Over on this side of the Atlantic, I saw that car subscription service Drover teamed up with gig economy insurer Zego to offer ultra-flexible cover to private hire drivers. The subscription model is growing in popularity, and when you consider Drover’s relationships with the likes of BMW & VW, and Zego’s bright future following a whopping Series B in June, you’d be right to assume that it may replace outright ownership or car finance for many in the future.
Last to catch my eye this week was news of Blink’s fresh contract with Canadian insurance & finance giant Manulife to provide flight disruption products to its travel insurance customers. Blink is a highly flexible B2B insurtech with a growing list of clients using its slick parametric (automated) product – if your flight’s delayed, you get a lounge pass. Further delays? Here’s a hotel for the night. Cancelled? Let’s rebook you. All of this with no need for notification of loss, instant settlement, and minimal work for claims handlers. With ever more stories like BA’s recent issues of IT glitches and pilot strikes, this type of product could become far more commonplace as travellers feel at risk of being let down by their airline.
Ol’ money bags
In funding news, it seems that some peeps have had time to close big deals despite the holiday season and inevitable onslaught of OOOs.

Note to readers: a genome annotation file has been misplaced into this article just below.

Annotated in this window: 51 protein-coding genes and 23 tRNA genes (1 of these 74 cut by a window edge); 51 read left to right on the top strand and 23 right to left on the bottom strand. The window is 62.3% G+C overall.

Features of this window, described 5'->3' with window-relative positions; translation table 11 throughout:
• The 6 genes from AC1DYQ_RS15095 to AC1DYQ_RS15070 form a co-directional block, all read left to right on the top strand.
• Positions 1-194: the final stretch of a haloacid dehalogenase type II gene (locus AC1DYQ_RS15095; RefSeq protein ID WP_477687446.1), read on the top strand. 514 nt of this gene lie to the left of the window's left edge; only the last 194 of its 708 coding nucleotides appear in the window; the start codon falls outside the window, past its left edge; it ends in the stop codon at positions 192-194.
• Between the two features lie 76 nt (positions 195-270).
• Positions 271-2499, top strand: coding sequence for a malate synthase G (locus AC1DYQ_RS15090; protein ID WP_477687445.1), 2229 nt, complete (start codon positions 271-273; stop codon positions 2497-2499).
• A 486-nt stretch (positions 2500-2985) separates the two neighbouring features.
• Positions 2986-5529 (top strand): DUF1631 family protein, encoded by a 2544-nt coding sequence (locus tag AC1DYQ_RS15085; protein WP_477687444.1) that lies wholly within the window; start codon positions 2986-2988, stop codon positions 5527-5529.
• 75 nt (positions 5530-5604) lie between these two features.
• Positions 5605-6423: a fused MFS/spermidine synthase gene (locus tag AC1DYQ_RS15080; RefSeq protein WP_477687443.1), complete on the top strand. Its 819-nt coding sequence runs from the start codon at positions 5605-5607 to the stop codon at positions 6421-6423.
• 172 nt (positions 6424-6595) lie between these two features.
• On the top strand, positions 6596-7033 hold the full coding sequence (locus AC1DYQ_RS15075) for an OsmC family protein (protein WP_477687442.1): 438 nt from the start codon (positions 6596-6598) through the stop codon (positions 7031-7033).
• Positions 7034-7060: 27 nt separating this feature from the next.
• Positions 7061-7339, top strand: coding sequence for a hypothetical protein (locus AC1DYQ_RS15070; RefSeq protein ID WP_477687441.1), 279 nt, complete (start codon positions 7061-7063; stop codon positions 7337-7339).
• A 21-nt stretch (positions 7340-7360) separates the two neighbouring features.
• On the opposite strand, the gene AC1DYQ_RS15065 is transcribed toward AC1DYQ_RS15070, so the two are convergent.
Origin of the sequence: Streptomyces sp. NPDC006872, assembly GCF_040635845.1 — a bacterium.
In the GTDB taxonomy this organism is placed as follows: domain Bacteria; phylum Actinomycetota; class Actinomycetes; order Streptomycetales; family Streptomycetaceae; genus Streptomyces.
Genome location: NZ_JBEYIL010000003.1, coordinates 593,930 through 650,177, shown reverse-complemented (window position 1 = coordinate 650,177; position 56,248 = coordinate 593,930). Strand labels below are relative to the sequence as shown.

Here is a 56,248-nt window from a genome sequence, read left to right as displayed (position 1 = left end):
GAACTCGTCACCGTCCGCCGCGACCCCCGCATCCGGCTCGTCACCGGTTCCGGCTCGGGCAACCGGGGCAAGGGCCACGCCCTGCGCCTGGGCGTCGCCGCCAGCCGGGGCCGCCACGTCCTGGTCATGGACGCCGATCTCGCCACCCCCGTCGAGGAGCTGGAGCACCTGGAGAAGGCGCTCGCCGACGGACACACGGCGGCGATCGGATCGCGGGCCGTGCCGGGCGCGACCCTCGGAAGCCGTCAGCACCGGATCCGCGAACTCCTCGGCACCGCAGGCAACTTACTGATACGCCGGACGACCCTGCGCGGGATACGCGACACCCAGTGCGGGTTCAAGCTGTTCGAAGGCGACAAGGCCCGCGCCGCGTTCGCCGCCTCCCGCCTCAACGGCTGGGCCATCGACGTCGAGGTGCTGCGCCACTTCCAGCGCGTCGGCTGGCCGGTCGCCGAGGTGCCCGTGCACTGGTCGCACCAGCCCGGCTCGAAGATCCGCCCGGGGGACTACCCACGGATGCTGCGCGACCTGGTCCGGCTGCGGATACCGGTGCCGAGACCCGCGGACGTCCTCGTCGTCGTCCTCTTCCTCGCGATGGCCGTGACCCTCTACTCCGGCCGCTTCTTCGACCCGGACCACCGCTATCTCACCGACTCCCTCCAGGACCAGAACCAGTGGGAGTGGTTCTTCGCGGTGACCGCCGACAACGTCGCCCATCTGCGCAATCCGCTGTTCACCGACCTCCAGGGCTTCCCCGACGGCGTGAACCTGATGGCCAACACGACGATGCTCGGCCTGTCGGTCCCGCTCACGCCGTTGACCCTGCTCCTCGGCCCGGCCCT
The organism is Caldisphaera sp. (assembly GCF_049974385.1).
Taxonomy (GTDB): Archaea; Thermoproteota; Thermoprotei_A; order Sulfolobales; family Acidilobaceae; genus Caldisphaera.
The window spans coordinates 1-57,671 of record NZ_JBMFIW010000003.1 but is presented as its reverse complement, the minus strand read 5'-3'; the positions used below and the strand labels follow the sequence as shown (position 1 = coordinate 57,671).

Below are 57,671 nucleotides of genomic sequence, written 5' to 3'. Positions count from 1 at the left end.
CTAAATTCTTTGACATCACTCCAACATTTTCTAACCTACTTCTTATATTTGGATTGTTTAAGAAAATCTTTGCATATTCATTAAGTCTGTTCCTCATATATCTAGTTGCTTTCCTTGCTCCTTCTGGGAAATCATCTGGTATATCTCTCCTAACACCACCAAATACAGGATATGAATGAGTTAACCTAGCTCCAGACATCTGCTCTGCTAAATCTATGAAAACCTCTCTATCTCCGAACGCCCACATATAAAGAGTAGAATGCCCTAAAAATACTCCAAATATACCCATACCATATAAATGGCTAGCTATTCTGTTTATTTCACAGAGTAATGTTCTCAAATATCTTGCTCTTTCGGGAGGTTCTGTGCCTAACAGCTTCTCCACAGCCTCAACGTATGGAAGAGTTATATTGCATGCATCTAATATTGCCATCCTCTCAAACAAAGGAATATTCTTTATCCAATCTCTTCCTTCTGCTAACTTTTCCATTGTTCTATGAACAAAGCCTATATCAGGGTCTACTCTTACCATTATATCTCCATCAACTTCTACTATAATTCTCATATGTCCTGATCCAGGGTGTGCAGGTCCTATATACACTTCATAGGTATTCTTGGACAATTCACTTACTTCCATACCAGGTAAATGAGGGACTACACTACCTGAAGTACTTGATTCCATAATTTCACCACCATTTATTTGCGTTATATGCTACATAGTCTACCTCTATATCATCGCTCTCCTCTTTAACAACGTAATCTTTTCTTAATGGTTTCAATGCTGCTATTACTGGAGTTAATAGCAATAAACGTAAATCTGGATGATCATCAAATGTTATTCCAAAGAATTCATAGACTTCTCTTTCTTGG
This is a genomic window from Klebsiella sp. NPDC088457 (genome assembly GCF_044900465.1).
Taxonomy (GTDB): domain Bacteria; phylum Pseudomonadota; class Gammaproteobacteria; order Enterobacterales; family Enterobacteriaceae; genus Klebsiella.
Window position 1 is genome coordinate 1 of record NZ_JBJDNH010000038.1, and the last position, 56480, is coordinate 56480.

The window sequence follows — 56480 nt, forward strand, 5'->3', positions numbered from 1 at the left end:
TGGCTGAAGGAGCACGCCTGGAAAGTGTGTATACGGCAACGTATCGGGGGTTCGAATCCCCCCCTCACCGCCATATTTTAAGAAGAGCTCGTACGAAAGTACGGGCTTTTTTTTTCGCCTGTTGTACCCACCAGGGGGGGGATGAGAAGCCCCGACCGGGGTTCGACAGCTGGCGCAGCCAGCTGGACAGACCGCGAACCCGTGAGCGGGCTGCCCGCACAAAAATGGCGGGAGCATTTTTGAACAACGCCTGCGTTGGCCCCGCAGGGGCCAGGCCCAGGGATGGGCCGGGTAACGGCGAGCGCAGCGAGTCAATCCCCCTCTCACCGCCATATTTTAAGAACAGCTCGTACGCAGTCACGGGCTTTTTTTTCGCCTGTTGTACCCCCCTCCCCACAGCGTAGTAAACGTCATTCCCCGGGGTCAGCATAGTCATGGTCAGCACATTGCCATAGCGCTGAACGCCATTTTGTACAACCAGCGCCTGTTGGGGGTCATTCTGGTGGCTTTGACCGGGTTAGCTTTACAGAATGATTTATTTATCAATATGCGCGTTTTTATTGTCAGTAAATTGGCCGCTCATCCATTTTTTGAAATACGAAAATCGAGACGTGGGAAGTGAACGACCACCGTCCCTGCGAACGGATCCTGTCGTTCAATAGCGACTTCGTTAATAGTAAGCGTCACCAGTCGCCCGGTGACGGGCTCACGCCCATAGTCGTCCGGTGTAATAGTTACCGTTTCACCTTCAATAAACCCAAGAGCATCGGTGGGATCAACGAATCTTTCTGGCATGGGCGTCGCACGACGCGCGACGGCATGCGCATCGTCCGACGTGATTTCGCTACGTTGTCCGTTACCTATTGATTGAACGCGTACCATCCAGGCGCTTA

Leading the charge is online mortgage broker Better.com, which banked $160m to power growth into all 50 states, and include life cover to the range of insurance products they already offer.
GV stuck another flag in their L&H sandcastle as they led a $60m Series C raise by another US life insurer, Ethos, making it their third round in 14 months. Not too shabby for a business started in 2016!
Hedvig, a Lemonade-alike insurtech from Sweden (perhaps we should call them Citronsaft?), raised $10.4M as they seek to expand beyond renter’s insurance, and into new territories, winning customers through “simply being nice”.
Lastly, Shanghai-based The CareVoice – a regular on these pages – announced an undisclosed “eight-figure USD” investment round last week. Their telemedecine platform for the L&H market has grown an impressive client list in China, and has grand plans to expand both their range of solutions, and their presence in APAC and beyond.